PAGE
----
This category includes emissions generated from the transport of materials delivered to, and waste removed from, our 2 major construction sites. Data is not extrapolated to medium and minor sites. The calculation multiplies primary transport data by the relevant DEFRA emissions factor, and includes FERA.

Emissions associated with waste produced by the landlord, and occupier where reported. Where we don’t have tenant reported waste data, we have not extrapolated across the portfolio. Emissions exclude development and refurbishment waste, which is included in Scope 3: Purchased Goods & Services –Developments. Emissions are calculated by multiplying weight of waste by the relevant DEFRA emission factor for different treatment methods.

Calculated by multiplying distance and type of travel by relevant DEFRA emission factor, and includes relevant FERA.

Emissions associated with the commute of Cadogan employees and homeworking, as reported with no extrapolation. Calculated by multiplying distance and type of travel, and number of homeworking days, by relevant DEFRA emission factor.

Upstream leased assets No

Downstream transportation & distribution No

Processing of sold products No

N/A: Cadogan does not lease assets, so there are no emissions to report in this category.

N/A: Cadogan does not manufacture products, so there are no emissions to report in this category.

N/A: Cadogan does not manufacture products, so there are no emissions to report in this category. Use of sold products No

End-of-life treatment of sold products No

Downstream leased assets Yes

N/A: Cadogan does not manufacture products, so there are no emissions to report in this category.

N/A: Cadogan does not manufacture products, so there are no emissions to report in this category.

Emissions associated with occupier-purchased energy (including FERA), and refrigerants where reported. Occupier water emissions are excluded, and occupier waste is included in Scope 3: Waste. Where actual energy consumption data is available, emissions are calculated by multiplying metered consumption by relevant DEFRA emission factors. Where no actual data received from occupiers, emissions are calculated by multiplying the Net Lettable Area by the most relevant Building Energy Efficiency Survey (BEES) benchmark.

Franchises No

N/A: Cadogan does not have any franchises, so there are no emissions to report in this category.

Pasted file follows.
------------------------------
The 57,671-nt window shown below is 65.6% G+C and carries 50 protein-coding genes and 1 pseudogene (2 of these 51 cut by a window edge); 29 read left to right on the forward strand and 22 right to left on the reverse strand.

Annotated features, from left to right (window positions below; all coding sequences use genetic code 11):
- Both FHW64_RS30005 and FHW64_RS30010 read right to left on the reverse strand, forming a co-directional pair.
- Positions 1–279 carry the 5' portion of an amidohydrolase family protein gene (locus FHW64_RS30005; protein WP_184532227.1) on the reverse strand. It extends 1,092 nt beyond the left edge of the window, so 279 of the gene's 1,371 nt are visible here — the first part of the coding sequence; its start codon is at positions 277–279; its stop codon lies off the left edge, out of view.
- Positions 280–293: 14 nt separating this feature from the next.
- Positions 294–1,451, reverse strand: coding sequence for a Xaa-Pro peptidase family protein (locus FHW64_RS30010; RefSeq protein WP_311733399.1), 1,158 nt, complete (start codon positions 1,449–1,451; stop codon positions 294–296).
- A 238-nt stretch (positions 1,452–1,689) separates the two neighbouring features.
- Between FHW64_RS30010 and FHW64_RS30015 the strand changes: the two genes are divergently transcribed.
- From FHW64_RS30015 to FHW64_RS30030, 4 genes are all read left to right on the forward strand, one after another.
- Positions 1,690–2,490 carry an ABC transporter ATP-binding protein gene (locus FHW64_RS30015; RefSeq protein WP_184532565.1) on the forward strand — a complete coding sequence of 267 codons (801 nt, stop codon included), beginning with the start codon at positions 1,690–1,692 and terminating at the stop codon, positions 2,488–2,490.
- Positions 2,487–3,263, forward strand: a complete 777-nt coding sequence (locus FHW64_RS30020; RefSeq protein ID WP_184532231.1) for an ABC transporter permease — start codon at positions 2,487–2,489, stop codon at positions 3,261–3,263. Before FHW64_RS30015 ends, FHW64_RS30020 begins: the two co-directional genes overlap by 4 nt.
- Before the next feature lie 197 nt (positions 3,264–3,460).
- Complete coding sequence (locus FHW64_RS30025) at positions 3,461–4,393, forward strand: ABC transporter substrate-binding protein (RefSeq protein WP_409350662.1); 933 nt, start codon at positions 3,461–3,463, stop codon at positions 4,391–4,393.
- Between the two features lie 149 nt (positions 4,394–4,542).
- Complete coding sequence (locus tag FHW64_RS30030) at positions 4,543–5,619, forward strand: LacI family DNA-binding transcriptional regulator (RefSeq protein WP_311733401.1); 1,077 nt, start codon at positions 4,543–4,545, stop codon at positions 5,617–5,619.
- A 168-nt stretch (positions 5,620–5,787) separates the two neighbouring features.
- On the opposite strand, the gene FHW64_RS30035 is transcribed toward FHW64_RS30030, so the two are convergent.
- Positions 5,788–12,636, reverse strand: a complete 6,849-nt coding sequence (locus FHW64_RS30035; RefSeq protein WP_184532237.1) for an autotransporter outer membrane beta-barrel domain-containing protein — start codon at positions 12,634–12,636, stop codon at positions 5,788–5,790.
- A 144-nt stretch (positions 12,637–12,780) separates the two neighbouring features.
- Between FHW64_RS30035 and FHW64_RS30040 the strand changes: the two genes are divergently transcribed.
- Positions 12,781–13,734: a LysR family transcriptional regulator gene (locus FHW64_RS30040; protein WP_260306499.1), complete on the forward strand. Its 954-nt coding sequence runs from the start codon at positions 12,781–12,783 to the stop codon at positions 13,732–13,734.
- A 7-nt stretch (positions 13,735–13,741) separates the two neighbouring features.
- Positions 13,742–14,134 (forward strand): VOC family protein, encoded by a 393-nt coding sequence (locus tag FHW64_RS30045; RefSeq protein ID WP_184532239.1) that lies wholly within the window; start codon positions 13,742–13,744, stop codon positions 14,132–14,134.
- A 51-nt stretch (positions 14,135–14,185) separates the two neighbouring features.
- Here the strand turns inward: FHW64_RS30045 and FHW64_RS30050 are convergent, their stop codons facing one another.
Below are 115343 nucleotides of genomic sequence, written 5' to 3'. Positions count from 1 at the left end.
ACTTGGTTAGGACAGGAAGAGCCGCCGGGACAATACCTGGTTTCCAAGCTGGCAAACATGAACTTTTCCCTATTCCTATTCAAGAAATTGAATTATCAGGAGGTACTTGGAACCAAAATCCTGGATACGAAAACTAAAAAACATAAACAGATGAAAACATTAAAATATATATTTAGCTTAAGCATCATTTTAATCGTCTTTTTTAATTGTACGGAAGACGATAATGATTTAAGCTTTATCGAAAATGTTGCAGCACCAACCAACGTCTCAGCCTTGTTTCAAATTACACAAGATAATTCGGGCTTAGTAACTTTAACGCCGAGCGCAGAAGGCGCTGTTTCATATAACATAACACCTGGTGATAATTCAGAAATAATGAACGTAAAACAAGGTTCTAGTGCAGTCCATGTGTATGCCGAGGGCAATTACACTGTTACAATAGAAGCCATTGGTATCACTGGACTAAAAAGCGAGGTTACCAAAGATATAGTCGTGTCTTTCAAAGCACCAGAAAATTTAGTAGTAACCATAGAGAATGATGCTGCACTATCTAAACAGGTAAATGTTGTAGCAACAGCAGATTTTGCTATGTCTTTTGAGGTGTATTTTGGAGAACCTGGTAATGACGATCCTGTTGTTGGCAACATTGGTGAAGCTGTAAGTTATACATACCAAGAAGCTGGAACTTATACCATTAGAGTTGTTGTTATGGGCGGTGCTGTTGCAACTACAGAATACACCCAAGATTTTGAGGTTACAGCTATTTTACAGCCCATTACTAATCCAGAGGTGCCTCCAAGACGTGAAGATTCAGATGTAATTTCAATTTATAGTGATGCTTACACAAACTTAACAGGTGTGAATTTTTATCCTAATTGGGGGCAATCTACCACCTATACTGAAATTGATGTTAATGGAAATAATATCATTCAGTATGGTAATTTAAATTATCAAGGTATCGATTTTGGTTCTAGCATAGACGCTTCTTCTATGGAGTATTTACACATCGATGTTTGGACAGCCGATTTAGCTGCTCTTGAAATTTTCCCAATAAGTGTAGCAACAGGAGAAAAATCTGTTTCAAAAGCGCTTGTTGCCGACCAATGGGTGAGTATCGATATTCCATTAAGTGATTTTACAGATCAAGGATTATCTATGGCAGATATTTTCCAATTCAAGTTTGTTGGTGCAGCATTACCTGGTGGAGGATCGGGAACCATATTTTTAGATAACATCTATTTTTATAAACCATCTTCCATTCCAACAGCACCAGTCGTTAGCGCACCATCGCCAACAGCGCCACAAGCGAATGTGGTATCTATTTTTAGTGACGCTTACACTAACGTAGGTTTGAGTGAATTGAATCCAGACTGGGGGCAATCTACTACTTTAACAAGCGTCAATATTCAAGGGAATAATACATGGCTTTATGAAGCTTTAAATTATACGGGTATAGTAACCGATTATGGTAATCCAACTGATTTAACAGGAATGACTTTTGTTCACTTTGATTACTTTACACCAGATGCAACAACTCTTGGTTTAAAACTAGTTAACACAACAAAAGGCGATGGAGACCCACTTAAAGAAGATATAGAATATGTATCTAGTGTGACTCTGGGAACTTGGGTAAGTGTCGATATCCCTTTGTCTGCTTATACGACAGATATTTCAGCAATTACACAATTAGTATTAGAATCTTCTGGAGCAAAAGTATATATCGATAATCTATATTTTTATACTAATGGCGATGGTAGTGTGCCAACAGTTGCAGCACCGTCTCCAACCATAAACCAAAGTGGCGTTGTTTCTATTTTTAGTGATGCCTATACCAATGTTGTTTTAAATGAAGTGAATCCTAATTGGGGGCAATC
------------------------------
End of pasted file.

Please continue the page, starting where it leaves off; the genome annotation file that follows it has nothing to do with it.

Investments Yes

Emissions from the four Cadogan owned hotels is calculated by multiplying actual metered energy consumption by relevant DEFRA emission factors, including FERA.

33 Our Community
goods & services - Developments Yes
goods & services - Other Yes
goods Yes
and energy related
Business travel Yes
Employee commuting Yes


Our Chief Executive has ultimate responsibility for climate-related risks and opportunities. The Board has overall responsibility for oversight of risk and opportunities, undertaking an annual assessment of principal risks facing the business – which includes climate-related risks. Climate-related risks and opportunities are considered in long-term strategy setting, acquisitions and investment decisions.

The Board is updated on sustainability and climaterelated performance twice a year, which this year has focussed on decarbonisation and a detailed plan to manage risks of transitioning to a net zero estate.

Ongoing ownership and management of all sustainability and climate-related risks and opportunities is led by the Head of Sustainability, with support from all departments. Our commitment to address climate-related risk and generate value for our community is embedded across the business, with all teams owning relevant targets and key performance indicators of Chelsea 2030 reported internally on a quarterly basis

A dedicated Decarbonisation Working Group provides specific oversight and coordination to estate decarbonisation and the journey to net zero, reporting to the Board annually.

We recognise the importance of the Taskforce for ClimateRelated Financial Disclosures (TCFD), with Cadogan’s 2022 Annual Report and Accountsincluding relevant TCFD recommendations as follows:





Strategic Report: page 87

Strategic Report: pages 14 to 17, and 64 to 68

Strategic Report: pages 45 to 47

METRICS & TARGETS Strategic Report: pages 64 to 68


We have obtained external limited assurance on 2022’s scopes 1 and 2 carbon emissions (metrics identified with * in the tables above), in accordance with ISAE 3410 – please see BDO’s Assurance Statement here. In addition, we have undertaken pre-assurance/ readiness for Scope 3 this year and intend to obtain limited assurance for principal scope 3 categories next year.

35 Our Community
Opposite Crowds enjoy the Chelsea Christmas Lights switch-on
36 Cadogan | Annual Report 2022 10 Duke of York Square London SW3 4LY T. 020 7730 4567